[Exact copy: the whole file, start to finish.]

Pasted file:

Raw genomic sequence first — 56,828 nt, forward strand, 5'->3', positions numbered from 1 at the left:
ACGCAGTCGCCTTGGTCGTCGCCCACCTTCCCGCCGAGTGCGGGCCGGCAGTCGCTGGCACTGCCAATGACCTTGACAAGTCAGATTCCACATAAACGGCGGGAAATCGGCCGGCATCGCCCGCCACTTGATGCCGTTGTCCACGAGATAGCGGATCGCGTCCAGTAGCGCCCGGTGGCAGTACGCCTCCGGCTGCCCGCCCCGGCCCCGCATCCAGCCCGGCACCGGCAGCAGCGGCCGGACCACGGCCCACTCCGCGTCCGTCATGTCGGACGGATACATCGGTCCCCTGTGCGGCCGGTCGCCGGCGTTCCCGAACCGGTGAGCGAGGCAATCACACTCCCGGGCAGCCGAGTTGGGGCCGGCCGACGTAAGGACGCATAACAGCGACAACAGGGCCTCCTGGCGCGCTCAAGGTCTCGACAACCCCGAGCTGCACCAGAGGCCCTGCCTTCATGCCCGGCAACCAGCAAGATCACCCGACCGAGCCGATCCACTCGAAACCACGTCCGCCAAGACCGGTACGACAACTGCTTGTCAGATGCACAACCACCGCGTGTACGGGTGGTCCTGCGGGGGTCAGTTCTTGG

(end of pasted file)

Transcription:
Raw genomic sequence first — 56,828 nt, forward strand, 5'->3', positions numbered from 1 at the left:
ACGCAGTCGCCTTGGTCGTCGCCCACCTTCCCGCCGAGTGCGGGCCGGCAGTCGCTGGCACTGCCAATGACCTTGACAAGTCAGATTCCACATAAACGGCGGGAAATCGGCCGGCATCGCCCGCCACTTGATGCCGTTGTCCACGAGATAGCGGATCGCGTCCAGTAGCGCCCGGTGGCAGTACGCCTCCGGCTGCCCGCCCCGGCCCCGCATCCAGCCCGGCACCGGCAGCAGCGGCCGGACCACGGCCCACTCCGCGTCCGTCATGTCGGACGGATACATCGGTCCCCTGTGCGGCCGGTCGCCGGCGTTCCCGAACCGGTGAGCGAGGCAATCACACTCCCGGGCAGCCGAGTTGGGGCCGGCCGACGTAAGGACGCATAACAGCGACAACAGGGCCTCCTGGCGCGCTCAAGGTCTCGACAACCCCGAGCTGCACCAGAGGCCCTGCCTTCATGCCCGGCAACCAGCAAGATCACCCGACCGAGCCGATCCACTCGAAACCACGTCCGCCAAGACCGGTACGACAACTGCTTGTCAGATGCACAACCACCGCGTGTACGGGTGGTCCTGCGGGGGTCAGTTCTTGG